Cheltenham Borough Council
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Agenda and minutes

Venue: Pittville Room - Municipal Offices. View directions

Contact: Saira Malin, Democracy Officer 

No. Item



Councillor Baker


Councillors Baker and Holliday had given their apologies. Councillor Willingham acted as substitute for Councillor Holliday.


Declarations of Interest


No interests were declared.


Minutes of the previous meetings pdf icon PDF 78 KB

12 and 26 June 2017

Additional documents:


The minutes of the previous two meetings had been circulated with the agenda.


Upon a vote it was unanimously


RESOLVED that the minutes of the meetings held on the 12 June 2017 and 26 June 2017 be agreed and signed as an accurate record.


Public and Member questions, calls for actions and petitions


None had been received.


Matters referred to committee


No matters had been referred to the committee.


Feedback from other scrutiny meetings attended pdf icon PDF 47 KB

Gloucestershire Health and Care O&S Committee (11 July) – written update from Councillor Harvey attached


Gloucestershire Economic Growth O&S Committee (6 September) – written update from Councillor Paul McCloskey (to follow)


Police and Crime Panel (14 July and 8 September)   - written update from Councillor Helena McCloskey attached

Additional documents:


Updates on the Health and Care Overview and Scrutiny Committee and Police and Crime Panel had been circulated with the agenda.  An update on the recent meeting of the Gloucestershire Economic Growth Scrutiny Committee had been circulated separately to the agenda (Appendix 1).


Gloucestershire Economic Growth Scrutiny Committee

Councillor Paul McCloskey was invited to address the committee. He highlighted that

in terms of Vision 2050which would be launched in January it was important that decisions were made early on in terms of the type of infrastructure required. He also informed Members that the new Chair of the scrutiny committee had introduced a new way of working  by holding meetings around the county on a rotational basis. The next meeting would take place on 19 October.


The following questions/issues were raised by Members :


·         The LEP was, according to Government, responsible for funding sustainable transport projects (including walking and cycling) but was in fact more focussed on driving economic development. A significant East-West national transport infrastructure project was underway but stopped at Oxford and it was asked whether the committee had discussed the future of this project in terms of its extension into Gloucestershire which would bring great economic benefit to the county. In response Cllr McCloskey confirmed that there had been no discussion of this national project as the main focus had been on junction 10 of the M5 and the A46 corridor at junction 9. The Leader added that he was keen to raise the Oxford issue as part of the tourism strategy as currently there were very poor public transport links between Oxford and Cheltenham. As a general point the Leader explained that as there had been no announcements for growth deal funding for the area the LEP was just managing existing schemes. A Member added that in terms of cycling the county council was considering aligning different funds/use S106 funds to support cycle routes between Bishops Cleeve and the racecourse and a Cheltenham-Gloucester cycle route. It was hoped that having hosted the Tour of Britain there would be more interest from businesses in cycling in order to alleviate pressure on the road network.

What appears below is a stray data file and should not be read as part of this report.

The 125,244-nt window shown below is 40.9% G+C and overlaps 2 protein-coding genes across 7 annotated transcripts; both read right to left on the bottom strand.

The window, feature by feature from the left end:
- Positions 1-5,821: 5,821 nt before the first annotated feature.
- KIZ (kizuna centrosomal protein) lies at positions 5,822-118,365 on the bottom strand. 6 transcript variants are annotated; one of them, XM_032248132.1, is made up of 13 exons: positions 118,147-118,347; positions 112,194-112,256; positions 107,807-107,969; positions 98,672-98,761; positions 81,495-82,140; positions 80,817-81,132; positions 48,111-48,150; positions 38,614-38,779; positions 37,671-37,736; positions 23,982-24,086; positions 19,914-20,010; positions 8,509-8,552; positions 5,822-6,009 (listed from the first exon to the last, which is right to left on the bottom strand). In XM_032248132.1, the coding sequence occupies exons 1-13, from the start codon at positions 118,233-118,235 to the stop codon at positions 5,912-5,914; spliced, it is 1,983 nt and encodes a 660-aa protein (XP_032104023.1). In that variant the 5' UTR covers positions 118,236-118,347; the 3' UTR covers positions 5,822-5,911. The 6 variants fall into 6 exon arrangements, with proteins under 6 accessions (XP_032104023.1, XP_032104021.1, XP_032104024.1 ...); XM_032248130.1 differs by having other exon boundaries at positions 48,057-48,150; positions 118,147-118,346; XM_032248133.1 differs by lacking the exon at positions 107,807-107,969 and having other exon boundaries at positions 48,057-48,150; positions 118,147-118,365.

·         A Member referred to the EU smart cities programme which concerned the sustainable development of urban areas which required new, efficient, and user-friendly technologies and services, in particular in the areas of energy, transport and ICT which included telecommunications which should now be regarded as an essential service. He gave examples of innovative ways in which EU countries had used land to create sustainable modes of transport which had also become tourist attractions. He believed that the smart cities model fitted well in the proposed cyber development and suggested that an analogous model was needed to develop smart rural areas.

·         A Member highlighted that Fastershire had now completed its assessment of Phase 2 and would provide funds to suppliers to fund faster broadband provision to those houses in urban areas of Cheltenham with slow speed broadband.


Members were invited to address any further  ...  view the full minutes text for item 6.


Cabinet Briefing

A verbal update from the Cabinet on key issues for Cabinet Members which may be of interest to Overview and Scrutiny and may inform the O&S work plan


The Leader reported the following to Members :


  • The Tour of Britain which took place on Saturday 9 September had been a great success and the Cabinet Member Finance had written to all staff and partners involved to thank them for facilitating this. The event would be subject to a formal review and it was hoped that the Festival of Cycling would become an annual event.


  • The cabinet had already preacted upon the recommendations from the Street People Scrutiny Task Group and had joined SOLACE earlier in the year.


  • He made the following points with regard to the Gloucestershire Economic Growth Joint Committee :


  • A report had been taken to committee on housing infrastructure which considered junction 10 and 9 of the M5. Established that Junction 10 was the priority is it had not been clear in the report. Funding available should be used by March 2021 which somewhat limited the chances of progressing Junc 10. CBC was keen to see this progress, particularly in view of the JCS strategic allocations.


  • Strategic Planning Coordinator Post- this would be funded by £35k from the County Council and £5k from each district and £5k from the LEP. A formal decision would be taken at the November meeting. The Leader informed that as the council’s representative on the committee he would be required to take a decision on this and would do this in advance of the meeting to facilitate scrutiny.


The Chair thanked the Leader for his update. He looked forward to the formal debrief from the Tour of Britain and added that this event had been a good example of working with partners. He commented that the TV coverage had showcased the whole area really well and would be of great value to the town moving forward.



St Pauls Ward Private Rented HMO Survey pdf icon PDF 67 KB

Mark Nelson, Enforcement Manager (no decision required)

Additional documents:


The Enforcement Manager introduced the update on the St Pauls Ward Private Rented HMO Survey, as circulated with the agenda.


The ward member for St Pauls thanked officers for the time and effort they had contributed to the process. He referred to the ‘tipping point’ of more than 10 % of HMO’s in a given area (ward) after which action could be taken under Article 4 powers of the Town and Country Planning (General Permitted Development) Order 1995 (as amended) so that change of use by permitted development must instead require planning permission. He believed that a 13-14 % level of HMOs in St Pauls would suggest that Article 4 should be used. The Development Manager Strategy was invited to outline the process should Members agree to pursue this.